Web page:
By Terri Finch Hamilton
Copyright 2005 The Grand Rapids Press
All rights reserved. Used with permission

If teen-agers start knocking Randy Flood’s door down asking for help, he’ll be surprised. Happy, but surprised.

“Not too many 17-year-old boys would go to their parents and say ‘you’ve got to find me a therapist because I’m abusing my girlfriend,’ ” says Flood, clinical coordinator of the Pine Rest Men’s Program on Domestic Relationships, designed to help men stop abusing the women in their lives.

“I think when you’re a teen-ager, it’s just explained away as a bad relationship, and the kids are encouraged to break up,” he says, “rather than admitting there’s a stronger personal problem going on there.”

There’s good reason to help abusive boys early, he says.

“If you’re having problems as an adolescent, the likelihood that this behavior will follow you into adult relationships is very high,” Flood says.

The basics of an abusive relationship are the same with teens as with adults, Flood says, but the symptoms are different.

“A 14-year-old wouldn’t describe the trigger for his anger as ‘she bounced a check,’ ” he says. “He’d say ‘she was talking to Ralph in the hall’ or ‘she said she’d call me after she got back from the pizza place and she didn’t.’ ”

But it’s still about the abuser’s need to have power and control, whether he’s 15 or 50. If the 15-year-old won’t help himself, Flood says, maybe our efforts should turn toward 15-month-olds.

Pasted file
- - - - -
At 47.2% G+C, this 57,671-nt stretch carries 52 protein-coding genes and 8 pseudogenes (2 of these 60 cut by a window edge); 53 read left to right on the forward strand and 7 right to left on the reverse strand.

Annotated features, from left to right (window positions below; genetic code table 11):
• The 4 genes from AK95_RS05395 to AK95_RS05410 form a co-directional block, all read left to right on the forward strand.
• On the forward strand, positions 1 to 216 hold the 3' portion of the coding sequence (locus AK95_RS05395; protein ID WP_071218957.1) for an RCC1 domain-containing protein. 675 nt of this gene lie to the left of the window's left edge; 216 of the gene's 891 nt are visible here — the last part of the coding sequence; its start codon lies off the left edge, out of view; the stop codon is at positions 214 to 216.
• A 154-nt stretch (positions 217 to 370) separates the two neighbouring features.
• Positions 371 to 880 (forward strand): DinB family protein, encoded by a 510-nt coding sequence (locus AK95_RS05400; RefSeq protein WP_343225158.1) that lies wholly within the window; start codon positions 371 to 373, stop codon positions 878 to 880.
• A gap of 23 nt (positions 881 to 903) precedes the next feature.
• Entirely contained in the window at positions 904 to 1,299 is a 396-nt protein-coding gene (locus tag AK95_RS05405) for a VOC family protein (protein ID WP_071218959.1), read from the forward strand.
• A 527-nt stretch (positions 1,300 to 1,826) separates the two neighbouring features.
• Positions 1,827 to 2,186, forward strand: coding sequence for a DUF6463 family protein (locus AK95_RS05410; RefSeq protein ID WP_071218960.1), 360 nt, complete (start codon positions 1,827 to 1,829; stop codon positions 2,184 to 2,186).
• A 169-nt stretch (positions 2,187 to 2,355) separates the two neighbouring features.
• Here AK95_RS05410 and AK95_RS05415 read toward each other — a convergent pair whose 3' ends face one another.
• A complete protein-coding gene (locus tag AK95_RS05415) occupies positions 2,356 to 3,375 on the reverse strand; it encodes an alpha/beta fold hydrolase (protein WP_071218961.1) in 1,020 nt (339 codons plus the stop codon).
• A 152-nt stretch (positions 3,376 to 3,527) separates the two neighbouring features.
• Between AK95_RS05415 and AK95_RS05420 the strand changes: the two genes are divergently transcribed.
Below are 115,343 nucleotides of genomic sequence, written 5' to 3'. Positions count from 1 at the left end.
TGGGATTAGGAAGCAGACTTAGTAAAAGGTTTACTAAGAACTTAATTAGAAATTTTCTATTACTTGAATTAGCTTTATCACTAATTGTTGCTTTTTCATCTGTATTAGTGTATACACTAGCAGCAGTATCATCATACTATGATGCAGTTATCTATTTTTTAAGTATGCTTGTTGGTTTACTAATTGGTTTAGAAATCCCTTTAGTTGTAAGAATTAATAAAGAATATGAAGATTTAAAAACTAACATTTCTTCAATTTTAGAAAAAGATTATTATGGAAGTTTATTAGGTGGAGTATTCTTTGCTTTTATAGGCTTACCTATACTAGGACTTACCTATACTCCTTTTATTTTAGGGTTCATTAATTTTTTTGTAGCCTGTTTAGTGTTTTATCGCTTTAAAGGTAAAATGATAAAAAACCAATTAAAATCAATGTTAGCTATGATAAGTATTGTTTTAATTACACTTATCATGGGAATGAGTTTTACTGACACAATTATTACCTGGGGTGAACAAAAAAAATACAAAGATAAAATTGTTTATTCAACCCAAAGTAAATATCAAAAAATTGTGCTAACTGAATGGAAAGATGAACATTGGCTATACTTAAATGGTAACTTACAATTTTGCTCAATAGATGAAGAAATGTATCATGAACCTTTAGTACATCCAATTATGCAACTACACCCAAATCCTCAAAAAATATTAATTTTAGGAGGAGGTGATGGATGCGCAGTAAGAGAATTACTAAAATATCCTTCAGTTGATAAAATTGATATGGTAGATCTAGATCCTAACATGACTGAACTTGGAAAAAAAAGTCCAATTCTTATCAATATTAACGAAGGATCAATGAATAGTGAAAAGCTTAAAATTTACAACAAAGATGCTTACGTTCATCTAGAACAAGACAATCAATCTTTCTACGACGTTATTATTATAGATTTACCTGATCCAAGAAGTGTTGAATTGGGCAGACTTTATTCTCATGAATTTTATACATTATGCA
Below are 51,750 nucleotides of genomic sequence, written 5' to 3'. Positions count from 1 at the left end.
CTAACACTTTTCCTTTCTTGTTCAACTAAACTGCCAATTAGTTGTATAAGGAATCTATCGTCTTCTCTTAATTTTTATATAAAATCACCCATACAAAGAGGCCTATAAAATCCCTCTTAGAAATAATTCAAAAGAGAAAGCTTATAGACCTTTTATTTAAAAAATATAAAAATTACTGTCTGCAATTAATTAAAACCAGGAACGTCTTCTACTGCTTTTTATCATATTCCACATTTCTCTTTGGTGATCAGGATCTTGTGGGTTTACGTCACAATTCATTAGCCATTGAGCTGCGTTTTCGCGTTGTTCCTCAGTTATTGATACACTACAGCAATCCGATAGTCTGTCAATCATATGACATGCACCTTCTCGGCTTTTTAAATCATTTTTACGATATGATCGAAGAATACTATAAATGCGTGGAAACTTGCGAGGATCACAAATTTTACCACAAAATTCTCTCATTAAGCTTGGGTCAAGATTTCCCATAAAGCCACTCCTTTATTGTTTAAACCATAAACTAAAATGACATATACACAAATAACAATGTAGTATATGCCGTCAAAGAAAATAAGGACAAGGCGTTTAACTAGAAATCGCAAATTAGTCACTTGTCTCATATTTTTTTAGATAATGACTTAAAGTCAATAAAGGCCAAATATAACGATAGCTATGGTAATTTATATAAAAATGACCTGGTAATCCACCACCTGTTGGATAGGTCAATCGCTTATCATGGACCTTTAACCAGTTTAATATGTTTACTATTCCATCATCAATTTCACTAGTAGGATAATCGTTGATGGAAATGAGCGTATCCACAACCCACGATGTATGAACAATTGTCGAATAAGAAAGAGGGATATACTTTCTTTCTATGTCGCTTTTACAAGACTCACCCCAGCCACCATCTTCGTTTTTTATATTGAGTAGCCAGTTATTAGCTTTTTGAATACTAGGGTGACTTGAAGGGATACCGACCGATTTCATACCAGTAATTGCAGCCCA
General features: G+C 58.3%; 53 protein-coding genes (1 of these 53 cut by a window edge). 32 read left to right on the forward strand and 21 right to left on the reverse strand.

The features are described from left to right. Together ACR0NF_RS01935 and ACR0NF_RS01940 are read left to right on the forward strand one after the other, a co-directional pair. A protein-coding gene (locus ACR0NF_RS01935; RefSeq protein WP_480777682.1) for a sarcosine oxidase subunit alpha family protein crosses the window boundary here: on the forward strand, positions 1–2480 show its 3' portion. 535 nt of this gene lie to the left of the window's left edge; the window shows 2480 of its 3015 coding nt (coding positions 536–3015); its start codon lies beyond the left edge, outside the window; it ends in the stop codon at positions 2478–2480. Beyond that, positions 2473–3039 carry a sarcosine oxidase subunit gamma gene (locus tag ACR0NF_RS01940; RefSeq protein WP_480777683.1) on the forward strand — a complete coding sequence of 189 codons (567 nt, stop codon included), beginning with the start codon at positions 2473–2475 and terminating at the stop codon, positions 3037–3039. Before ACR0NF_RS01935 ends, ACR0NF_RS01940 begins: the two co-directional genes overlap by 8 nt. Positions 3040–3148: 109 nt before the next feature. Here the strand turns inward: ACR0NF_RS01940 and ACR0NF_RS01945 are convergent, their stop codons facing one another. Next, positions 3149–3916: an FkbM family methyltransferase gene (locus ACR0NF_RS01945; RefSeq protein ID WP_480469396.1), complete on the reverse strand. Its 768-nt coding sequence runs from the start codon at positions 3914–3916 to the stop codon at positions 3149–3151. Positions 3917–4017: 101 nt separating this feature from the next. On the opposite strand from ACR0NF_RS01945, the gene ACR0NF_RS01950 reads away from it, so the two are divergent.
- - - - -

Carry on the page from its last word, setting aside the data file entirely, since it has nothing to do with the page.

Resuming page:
“The larger issue at hand is changing how we socialize and train boys,” Flood says.

“We teach little boys to be tough and strong and independent and not to cry.  In pursuit of masculinity, we’re squashing humanity,” he says. “When that kind of rigid training takes place, it’s going to especially affect the most vulnerable boys.”

Who are the most vulnerable boys?

Boys who have witnessed abuse in their home, Flood says. Boys who are biologically prone to be aggressive or impulsive. Boys who have been neglected emotionally.

“A boy who’s experienced emotional neglect will look to his girlfriend to meet all those emotional needs,” Flood says.

Parents should teach their boys that they are responsible and accountable for their actions, Flood says.

“Boys need to know that abuse and violence are choices they make,” he says. “Not something they can blame on someone else. They need to learn about respect, that they should treat girls and women as individuals.”

That’s tough when MTV, Hollywood and the songs they hear on the radio are showing them just the opposite, he says.

“At least talk to them about those messages, and what’s wrong with them,” Flood says.

“We need to raise boys to be nurturing and good listeners,” he says. ” . . . If we do a better job at nurturing boys and not fearing that by nurturing them we’ll create homosexuals and effeminate men, those boys will grow up to be more healthy in their intimate relationships.”

Men who batter women were boys once, he says.

“We had an opportunity to mold them,” Flood says, “and maybe we missed the boat.”